Boracay business owners frown on requirement of sewerage treatment plants

sewerage treatment plants

Manila, Philippines – Several business operators on Boracay Island object to another order by the Department of Environment and Natural Resources (DENR) requiring even small establishments to put up of sewerage treatment plants (STPs).

DENR Memorandum Order No 2018-72 dated Sept. 10 was issued as a clarificatory guideline to the putting up of STPs. But several business owners pointed out that the order imposed additional requirements, especially to small establishments.

“The clarifications of the DENR regarding STPs is quite confusing and not clear at all. As everything that the [Boracay Interagency Task Force] is doing, it is quite botched, amateurish… One can see that not a lot of thought went into these memorandum with new guidelines,” a long-time business operator and resident said.

The business owner spoke to the Inquirer on condition of anonymity as their business was still undergoing evaluation.

The owner said STPs would be a reasonable requirement only for big resorts and hotels.

“It is not understandable why so many smaller resorts and hotels need to have STPS, particularly that a well-functioning [centralized] sewage pipe system and treatment plant are existing.” the owner said. “Either this is super amateurish or there must be other reasons, unknown to us commoners.”

Under the memorandum, all business establishments along the long beach with 50 rooms or more are required to put an STP by Oct. 26 as a precondition to operate. That is the date set for reopening the island to tourists.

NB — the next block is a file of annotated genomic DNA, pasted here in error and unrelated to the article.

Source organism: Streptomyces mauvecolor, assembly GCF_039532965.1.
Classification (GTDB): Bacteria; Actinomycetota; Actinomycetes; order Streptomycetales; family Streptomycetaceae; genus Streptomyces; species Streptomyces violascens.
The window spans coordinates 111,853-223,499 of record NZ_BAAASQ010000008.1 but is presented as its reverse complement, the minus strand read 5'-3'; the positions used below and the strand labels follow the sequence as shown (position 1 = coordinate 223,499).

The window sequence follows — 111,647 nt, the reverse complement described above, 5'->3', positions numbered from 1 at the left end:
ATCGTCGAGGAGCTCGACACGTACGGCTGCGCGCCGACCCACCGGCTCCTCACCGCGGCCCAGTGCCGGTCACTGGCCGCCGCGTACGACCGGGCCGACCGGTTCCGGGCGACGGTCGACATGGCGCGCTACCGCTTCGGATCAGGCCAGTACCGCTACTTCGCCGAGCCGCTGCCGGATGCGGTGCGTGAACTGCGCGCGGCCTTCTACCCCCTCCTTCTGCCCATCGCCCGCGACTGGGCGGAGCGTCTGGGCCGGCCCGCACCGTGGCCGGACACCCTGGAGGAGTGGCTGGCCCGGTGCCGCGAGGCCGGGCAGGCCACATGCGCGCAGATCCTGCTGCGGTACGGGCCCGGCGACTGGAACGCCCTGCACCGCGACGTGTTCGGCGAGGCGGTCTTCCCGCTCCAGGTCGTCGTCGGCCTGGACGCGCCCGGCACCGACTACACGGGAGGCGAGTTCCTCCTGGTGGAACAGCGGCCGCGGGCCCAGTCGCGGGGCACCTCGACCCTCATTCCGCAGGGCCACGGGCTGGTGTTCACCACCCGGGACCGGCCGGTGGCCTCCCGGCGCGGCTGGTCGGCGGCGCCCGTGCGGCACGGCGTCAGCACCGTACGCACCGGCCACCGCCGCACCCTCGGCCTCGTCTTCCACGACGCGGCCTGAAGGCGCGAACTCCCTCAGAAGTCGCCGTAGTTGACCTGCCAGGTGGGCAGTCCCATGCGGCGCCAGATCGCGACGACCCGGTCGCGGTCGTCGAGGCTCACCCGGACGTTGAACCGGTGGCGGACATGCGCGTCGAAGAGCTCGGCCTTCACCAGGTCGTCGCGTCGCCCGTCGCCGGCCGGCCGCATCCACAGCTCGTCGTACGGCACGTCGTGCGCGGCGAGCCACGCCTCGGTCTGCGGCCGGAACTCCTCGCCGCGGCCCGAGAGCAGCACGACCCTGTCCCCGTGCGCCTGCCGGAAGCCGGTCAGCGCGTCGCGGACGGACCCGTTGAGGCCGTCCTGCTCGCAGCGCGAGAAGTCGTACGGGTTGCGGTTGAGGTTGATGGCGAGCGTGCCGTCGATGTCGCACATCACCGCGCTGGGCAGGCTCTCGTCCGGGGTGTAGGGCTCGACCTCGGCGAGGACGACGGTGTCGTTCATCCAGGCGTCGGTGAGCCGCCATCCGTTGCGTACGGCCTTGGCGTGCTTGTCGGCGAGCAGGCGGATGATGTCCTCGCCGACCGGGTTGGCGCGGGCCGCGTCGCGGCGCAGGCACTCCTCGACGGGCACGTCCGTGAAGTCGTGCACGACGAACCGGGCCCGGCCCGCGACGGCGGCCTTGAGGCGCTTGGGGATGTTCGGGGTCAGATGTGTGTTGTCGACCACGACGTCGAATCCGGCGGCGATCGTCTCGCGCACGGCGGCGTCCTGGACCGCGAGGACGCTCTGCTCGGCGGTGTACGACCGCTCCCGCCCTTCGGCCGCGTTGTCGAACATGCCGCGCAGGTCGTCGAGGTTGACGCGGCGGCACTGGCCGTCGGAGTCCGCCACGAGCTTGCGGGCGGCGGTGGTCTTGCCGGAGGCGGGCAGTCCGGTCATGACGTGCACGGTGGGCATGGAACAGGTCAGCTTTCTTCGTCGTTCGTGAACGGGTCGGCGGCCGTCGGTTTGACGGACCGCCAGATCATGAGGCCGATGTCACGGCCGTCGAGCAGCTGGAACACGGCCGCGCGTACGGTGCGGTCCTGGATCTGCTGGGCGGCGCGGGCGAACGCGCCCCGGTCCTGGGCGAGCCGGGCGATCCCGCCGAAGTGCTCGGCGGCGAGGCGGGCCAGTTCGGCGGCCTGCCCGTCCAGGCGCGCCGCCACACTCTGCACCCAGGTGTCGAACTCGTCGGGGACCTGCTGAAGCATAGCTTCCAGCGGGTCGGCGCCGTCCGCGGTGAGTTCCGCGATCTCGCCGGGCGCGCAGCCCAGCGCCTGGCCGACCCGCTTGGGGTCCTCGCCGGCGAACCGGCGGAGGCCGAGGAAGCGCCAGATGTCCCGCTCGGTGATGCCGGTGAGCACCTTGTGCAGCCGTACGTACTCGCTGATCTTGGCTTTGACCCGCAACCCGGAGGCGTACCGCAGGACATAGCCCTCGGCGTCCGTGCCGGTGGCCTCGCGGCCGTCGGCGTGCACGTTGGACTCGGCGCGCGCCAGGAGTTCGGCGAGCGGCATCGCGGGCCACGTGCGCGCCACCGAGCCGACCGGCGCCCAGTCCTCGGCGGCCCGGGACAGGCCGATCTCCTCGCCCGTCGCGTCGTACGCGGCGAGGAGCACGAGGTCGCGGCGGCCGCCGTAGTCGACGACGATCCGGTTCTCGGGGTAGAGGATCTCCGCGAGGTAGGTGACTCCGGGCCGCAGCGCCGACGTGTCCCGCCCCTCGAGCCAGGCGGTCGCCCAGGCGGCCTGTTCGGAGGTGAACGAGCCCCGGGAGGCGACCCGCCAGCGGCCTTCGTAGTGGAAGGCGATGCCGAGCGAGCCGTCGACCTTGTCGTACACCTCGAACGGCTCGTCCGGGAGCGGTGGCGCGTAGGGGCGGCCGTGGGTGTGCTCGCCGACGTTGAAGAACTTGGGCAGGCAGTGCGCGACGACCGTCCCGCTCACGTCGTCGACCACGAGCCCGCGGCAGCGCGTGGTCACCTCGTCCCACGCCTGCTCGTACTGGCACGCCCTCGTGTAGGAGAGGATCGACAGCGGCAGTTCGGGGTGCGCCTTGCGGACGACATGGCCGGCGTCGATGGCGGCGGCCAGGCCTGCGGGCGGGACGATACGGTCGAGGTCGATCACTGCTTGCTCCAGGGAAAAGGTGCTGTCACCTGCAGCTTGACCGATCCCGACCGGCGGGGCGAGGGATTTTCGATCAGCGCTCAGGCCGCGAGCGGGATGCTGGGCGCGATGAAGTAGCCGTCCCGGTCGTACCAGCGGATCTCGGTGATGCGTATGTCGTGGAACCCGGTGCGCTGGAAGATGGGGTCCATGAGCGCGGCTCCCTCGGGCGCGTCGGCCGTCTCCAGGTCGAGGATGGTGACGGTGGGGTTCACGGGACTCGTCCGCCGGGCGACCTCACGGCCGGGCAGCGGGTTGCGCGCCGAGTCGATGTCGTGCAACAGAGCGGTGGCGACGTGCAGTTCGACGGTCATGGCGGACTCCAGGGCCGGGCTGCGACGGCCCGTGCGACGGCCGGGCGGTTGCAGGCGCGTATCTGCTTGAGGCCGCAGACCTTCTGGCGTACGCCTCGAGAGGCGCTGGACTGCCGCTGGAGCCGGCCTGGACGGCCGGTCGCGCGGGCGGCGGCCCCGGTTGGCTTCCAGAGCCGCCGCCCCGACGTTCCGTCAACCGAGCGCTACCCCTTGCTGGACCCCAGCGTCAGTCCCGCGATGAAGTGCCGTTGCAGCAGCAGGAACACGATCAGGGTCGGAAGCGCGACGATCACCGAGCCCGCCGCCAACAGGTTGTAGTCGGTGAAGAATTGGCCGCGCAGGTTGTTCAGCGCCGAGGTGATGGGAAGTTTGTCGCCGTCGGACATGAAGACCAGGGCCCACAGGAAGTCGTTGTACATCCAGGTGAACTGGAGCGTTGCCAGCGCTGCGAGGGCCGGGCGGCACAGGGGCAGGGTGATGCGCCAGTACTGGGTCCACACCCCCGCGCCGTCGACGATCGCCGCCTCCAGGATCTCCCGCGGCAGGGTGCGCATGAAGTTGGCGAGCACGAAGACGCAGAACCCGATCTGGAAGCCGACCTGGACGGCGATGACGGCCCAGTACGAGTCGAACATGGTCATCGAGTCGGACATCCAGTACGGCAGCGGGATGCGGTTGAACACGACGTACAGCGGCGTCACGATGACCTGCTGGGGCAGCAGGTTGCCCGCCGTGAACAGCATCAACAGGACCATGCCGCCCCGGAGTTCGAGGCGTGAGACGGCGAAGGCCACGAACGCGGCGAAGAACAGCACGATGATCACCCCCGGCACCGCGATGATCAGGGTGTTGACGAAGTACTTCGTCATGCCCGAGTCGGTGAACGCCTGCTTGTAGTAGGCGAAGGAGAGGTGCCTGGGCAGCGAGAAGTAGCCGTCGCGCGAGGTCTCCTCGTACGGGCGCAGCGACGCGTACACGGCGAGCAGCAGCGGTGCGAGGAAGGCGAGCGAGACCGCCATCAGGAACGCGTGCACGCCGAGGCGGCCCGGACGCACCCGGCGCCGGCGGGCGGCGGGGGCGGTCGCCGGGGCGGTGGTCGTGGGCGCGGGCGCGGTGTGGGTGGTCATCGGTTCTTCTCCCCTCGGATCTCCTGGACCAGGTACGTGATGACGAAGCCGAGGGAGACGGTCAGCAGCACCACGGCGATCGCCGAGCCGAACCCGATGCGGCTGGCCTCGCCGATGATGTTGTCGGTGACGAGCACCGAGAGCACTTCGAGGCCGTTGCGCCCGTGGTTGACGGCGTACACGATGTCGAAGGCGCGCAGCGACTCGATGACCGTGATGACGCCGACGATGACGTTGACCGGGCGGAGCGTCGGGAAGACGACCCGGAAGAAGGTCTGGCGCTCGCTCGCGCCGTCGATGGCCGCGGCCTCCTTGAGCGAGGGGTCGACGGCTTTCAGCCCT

Establishments with 30 to 49 rooms are given until Nov. 26 to set up STPs, while those with six to 29 rooms are given until Dec. 26 to comply.

Those with five rooms and below need to be connected to the central sewerage system or have their own STPs.

The same requirements apply to establishments not located along the long beach. But they are given a longer time to comply.

Previously establishments with six rooms and less were not required to put up an STP.

“Operators of establishments with six rooms thought they were already compliant with all requirements only to find out now that they have to also put up an STP,” another business operator said.

The business operator said they only learned and got a copy of the memorandum from a radio station because they were not informed by the DENR.

“What are we to them, puppets?” the source said.

Operators of small business would find it difficult to put up a STP unit estimated to cost between P2.5 million to P3 million each especially as almost all businesses have stopped operating since the island was closed to tourists on April 26.

In an earlier interview, DENR Undersecretary Benny Antiporda, the agency’s deputy spokesperson, said the STP was an integral measure in ensuring that no untreated waste water would be released into the waters of the island.

But the business group Boracay Foundation Inc. (BFI) had earlier decried what it said was the lack of consultation by government agencies on guidelines and policies in the ongoing rehabilitation of the island.

“With the island’s closure nearly coming to an end, we are dismayed and disappointed at the continued apparent apathetic treatment of stakeholders,” the BFI said in a statement.

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